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Office of International Law and Policy
Asst. Dean Lydia Lazar

International Portal Home Page
Headlines for the Week of October 12, 2009

Second Administrative Memo for LL.M. and Exchange students

Please click here for Administrative Memo 2.

CASCLE's Weekly Roundtable Discussion

Join CASCLE's weekly roundtable discussion on Tuesday from 12:45pm-2:00pm in room 547. The discussion will allow students to learn and/or improve Chinese and English by focusing on a variety of legal and cultural topics pertaining to the U.S. and China. Pizza and refreshments will be provided! No prior knowledge of Chinese is required so please feel free to stop by!

Congo Crisis in Perspective: Roundtable discussion – Artists, Activists, and Researchers speak out. Wednesday, October 14, 6 – 8 pm at Grace Place Episcopal Church, 637 Dearborn Street in the Chicago Loop

The civil, regional, and global war in the Eastern Congo has been going on since 1996. During this period, more than 5.5 million people have been killed—more casualties than in any conflict since WWII. An estimated 1000 people die every day as a result of the conflict and associated issues like malnutrition and disease. Countless numbers of women and girls have been brutally and systematically raped and tortured. Yet, one has to search the media for any coverage at all. Reuters refers to the war in Congo as “the forgotten crisis.”

The Department of African American Studies, The Public Square at the Illinois Humanities Council, the United African Organization, and the UNA–USA Greater Chicago Chapter present this roundtable discussion. For more information click here.

Using a Credit Card to Make Tuition Payments: New Rules after November 5, 2009

Starting November 5, 2009, students will be required to make tuition payments through a new system called TouchNet/PayPath. More information can be found here:

Please note that there will be an additional service fee of 2.75% added to your tuition bill once the TouchNet system is implemented. To avoid this charge, you must pay your tuition in full BEFORE November 5, 2009. IIT will be using TouchNet/PayPath for student tuition accounts ONLY. IIT and the law school will continue to use the same credit card processors we have used in the past for all other credit card transactions. Therefore, service fees will NOT be added to general credit card transactions outside of student tuition account payments and we/IIT will continue to accept VISA, MC, Discover and American Express as we have done in the past.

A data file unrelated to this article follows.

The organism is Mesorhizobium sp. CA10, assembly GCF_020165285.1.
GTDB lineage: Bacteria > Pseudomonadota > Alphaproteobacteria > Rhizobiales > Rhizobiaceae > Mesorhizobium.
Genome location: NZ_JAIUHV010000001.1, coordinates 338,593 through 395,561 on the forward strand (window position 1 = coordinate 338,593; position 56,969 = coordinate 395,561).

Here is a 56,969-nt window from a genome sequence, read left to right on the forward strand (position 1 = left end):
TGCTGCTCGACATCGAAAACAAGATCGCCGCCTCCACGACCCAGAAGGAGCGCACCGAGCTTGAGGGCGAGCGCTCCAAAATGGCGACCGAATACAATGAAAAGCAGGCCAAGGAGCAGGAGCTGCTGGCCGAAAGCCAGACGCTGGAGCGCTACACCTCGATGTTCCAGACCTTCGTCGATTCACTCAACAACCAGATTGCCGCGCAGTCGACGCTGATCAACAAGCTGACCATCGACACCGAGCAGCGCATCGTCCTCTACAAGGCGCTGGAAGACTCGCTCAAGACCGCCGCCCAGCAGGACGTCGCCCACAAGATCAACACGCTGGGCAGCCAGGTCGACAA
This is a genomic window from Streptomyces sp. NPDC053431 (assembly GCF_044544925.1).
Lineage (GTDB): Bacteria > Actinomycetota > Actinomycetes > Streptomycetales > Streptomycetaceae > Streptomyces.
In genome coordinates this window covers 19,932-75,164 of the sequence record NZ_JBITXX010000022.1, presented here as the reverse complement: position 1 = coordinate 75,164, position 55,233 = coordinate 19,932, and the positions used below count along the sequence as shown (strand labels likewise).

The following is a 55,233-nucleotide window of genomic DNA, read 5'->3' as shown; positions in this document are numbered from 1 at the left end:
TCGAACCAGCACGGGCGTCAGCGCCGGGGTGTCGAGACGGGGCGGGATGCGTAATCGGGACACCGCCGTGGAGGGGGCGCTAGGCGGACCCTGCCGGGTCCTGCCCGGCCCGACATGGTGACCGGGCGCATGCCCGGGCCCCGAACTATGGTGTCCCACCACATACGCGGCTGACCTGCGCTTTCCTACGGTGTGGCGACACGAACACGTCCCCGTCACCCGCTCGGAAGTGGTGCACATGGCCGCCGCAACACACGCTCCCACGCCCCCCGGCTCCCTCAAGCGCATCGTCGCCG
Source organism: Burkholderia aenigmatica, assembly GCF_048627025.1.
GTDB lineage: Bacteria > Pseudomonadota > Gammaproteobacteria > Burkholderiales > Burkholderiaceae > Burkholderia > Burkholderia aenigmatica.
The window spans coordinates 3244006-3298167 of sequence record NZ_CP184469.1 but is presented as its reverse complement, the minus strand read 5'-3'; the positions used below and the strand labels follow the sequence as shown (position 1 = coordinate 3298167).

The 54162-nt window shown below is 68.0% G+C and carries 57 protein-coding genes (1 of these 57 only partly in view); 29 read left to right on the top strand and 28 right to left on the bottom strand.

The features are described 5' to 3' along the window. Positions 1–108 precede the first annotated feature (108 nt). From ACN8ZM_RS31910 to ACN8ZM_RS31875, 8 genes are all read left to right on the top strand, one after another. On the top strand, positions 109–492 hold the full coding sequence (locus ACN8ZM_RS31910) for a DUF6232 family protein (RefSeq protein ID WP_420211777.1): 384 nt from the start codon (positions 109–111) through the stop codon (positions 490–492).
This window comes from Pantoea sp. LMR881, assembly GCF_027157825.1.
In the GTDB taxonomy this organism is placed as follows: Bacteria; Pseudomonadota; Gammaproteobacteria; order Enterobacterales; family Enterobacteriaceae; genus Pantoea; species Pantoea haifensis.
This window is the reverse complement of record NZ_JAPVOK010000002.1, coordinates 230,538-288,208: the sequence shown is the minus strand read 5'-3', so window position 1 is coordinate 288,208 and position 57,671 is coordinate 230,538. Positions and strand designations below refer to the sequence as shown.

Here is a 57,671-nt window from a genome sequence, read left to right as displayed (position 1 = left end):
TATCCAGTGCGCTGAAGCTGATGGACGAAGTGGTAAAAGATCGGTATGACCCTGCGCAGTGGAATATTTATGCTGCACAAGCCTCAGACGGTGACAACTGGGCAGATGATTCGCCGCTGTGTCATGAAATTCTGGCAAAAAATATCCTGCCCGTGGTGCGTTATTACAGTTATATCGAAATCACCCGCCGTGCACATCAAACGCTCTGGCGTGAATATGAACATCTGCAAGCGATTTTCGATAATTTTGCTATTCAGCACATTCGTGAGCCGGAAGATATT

Q: For Fall 2009, can I still use my Visa card to make payments to the Office of the Bursar for my tuition charges?
A: Yes. As long as your account balance is paid in full prior to November 5, 2009. Fall tuition payments made after this date will be made via TouchNet PayPath and will be assessed the 2.75% convenience fee.

Q: After November 5, 2009, how can I make payments to the Office of the Bursar without incurring the additional 2.75% charge?
A: Online electronic check payments will remain available at no additional charge. In addition, personal checks, money orders and cash payments will be accepted in person at the cashier’s office.

* Please note that service fees are not considered to as part of a student’s educational expenses, that is, service fees are not permitted to be added to a student’s budget for consideration of additional financial aid.

Q: Will I be able to use Visa for misc. payments made to the university such as parking services, book store purchases, etc.
A: The university will continue to accept visa payments for service not related to your student account. Please note that students electing to have their parking permit charged to their student account will not be able to use Visa cards to pay this fee.